Mobile clinics remove barriers to breast-cancer screening

To mark breast cancer awareness month in October, HSAA member and mammography technologist Janneta Zelezkina explains how mobile clinics are bringing vital screening to rural communities across Alberta. Photos: Zelezkina, left, and fellow mammography technologist Heather Andrews outside the mobile unit, photo courtesy of Zelezkina. Below, the exterior of the mobile unit and the exam room inside, photos courtesy of the Alberta Cancer Prevention Legacy Fund (ACPLF).

By Janneta Zelezkina,
Mammography Technologist,
Holy Cross Centre, Calgary

With breast cancer awareness month in October, Screen Test is celebrating 26 years of mobile mammography services across Alberta, screening women and detecting thousands of cancers early and ultimately saving lives. 

Community co-ordinator Harmony McRae stated that Screen Test began when “AHS was finding that women in rural communities were having trouble accessing screening mammography. The idea was created to bring the service to them.” 

Screen Test removes barriers to screening and provides access for women in the convenience of their own community. 

There are two mobile breast cancer screening clinics. One is based out of Edmonton and the other out of Calgary. Each mobile clinic is a self-contained 53-ft. long trailer, which is fully equipped with a lobby, change room and examination area.

The north unit serves rural areas from Edmonton all the way to High Level, East to St. Paul near the Saskatchewan border, and West to Jasper in the Rocky Mountains. The south unit covers rural areas south of Edmonton, East to the Kitscoty near the Saskatchewan border, West to Rocky Mountain House, and South all the way to Cardston, near the U.S. Border.  Today, the two mobile clinics visit more than 110 rural communities every year, including 23 indigenous communities. 

Who is working in Screen Test mobile clinics? 

Screen Test Mobile Mammography Technologists (techs) work in alternating teams, with two teams for each mobile clinic. Each team includes two mobile techs. Techs travel across the province to provide service during the clinics. 

What is typical work day like for the Screen Test technologist?

Mobile techs work three days of 12-hour shifts. They drive to the mobile site and set up the clinic. After each trailer move, the techs arrive early to perform quality control of the mammography equipment. They operate six days per week, from Monday to Saturdays. Morning, afternoon, evening and weekend appointments are available, which makes it convenient for women who do not have to take time off work for an appointment. 

For each three-day rotation, the techs stay in the community for two nights. Because of the time away from home, this job is not for everybody. Long working days and being away from a family requires a certain personality and a lot of commitment. It takes a flexible, dedicated person to be able to work in remote areas of Alberta, as travelling in varying weather conditions is a big part of the job.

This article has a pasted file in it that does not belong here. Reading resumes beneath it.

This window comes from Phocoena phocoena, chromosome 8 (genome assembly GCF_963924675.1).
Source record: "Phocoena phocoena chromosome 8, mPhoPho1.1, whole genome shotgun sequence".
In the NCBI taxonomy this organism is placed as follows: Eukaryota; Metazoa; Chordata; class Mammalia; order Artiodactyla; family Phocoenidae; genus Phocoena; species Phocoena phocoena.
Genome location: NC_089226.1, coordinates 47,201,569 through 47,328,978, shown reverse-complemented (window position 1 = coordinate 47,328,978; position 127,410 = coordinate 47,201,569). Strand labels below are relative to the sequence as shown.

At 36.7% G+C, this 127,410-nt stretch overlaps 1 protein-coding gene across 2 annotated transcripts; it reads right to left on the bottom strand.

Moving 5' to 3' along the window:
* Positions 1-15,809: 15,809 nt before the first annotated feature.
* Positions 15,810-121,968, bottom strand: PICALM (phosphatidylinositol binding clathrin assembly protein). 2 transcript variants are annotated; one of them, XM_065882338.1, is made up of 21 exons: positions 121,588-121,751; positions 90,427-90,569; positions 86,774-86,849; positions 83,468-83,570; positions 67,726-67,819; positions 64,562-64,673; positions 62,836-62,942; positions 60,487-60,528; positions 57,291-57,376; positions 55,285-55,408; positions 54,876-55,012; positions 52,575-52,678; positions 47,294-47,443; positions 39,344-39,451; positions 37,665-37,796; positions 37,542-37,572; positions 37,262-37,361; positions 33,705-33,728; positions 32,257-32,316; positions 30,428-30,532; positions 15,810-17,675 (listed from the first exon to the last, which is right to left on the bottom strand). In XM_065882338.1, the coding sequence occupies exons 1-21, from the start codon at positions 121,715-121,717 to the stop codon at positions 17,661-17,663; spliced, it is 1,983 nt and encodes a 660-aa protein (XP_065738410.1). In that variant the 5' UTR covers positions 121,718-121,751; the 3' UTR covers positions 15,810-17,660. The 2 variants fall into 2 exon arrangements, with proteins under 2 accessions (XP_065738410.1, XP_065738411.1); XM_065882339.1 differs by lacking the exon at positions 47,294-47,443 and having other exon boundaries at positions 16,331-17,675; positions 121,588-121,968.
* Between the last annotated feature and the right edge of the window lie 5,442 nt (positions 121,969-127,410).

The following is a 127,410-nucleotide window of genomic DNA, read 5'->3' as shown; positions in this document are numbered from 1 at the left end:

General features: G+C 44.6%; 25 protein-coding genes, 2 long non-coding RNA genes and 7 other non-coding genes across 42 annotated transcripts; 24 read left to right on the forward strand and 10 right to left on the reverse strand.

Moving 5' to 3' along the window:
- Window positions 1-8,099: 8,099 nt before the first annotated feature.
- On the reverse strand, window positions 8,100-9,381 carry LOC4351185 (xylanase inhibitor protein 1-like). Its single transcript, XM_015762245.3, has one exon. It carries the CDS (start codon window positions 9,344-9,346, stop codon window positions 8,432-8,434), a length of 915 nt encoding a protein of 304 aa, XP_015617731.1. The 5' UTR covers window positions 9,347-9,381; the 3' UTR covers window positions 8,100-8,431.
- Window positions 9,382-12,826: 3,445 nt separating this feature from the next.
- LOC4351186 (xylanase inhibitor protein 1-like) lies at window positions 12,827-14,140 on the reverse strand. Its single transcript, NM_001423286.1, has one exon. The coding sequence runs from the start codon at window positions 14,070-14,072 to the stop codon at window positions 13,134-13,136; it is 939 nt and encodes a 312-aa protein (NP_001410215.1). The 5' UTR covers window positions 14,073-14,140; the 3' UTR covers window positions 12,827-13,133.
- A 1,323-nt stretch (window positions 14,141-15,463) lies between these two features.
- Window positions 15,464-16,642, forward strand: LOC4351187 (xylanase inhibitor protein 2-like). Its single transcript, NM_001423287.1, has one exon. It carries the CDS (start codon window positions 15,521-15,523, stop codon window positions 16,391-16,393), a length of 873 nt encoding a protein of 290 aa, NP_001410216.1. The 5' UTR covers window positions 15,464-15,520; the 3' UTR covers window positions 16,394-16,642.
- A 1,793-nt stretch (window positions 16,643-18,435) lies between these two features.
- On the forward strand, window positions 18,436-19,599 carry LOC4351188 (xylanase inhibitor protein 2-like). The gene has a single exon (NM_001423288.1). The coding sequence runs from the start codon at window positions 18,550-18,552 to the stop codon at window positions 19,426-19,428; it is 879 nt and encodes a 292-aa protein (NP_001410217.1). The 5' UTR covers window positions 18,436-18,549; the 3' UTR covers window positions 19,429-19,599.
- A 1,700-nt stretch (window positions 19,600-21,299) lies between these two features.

Screen Test mobile techs meet so many different people in different communities every year. They interact with hundreds of volunteers and hospital staff, municipalities and RCMP. They have to learn pretty quickly the best bakeries, restaurants and highlights in each community. The Alberta culture is varied and versatile, and there is a lot to learn and experience. 

The time frame for staying in each place depends on the size of the screening population. For example, a clinic might be four weeks in Drumheller, and only one day in Tangent. The mobile clinic can perform up to 50 mammograms a day. Screen Test’s goal is to screen all eligible women aged 50-74 in each community to be able to detect breast cancer in its early stages. 

The Screen Test service would not exist without the experience and expertise of the mobile technologists. The techs have had to acquire some mechanical skills since the trailer runs on generators. 

Some communities have an electric plug-in for the trailer, but most sites do not have that luxury. Being a mobile tech means you can’t just be a great mammographer, but also need to be a good mechanic, great communicator and excellent team player. Most of the techs have been working for many years.  They love to work with clients in rural Alberta and make the difference in peoples’ lives. 

Since it began, Screen Test has completed 466,858 mammograms for 178,000 Albertans. Out of those screened, more than 21,000 Albertans have had an abnormal result and were recalled for further testing. Out of the clients recalled, more than 2,500 have had breast cancers detected. 

“Our mobile screening units are able to reach women who otherwise may not get a screening mammogram,” Dr. Belanger, AHS vice-president, quality and chief medical offices.  “We can bring services to unique populations, and rural and remote communities as well. I want to thank the many staff and volunteers who have helped make this service so successful over the past 25 years.”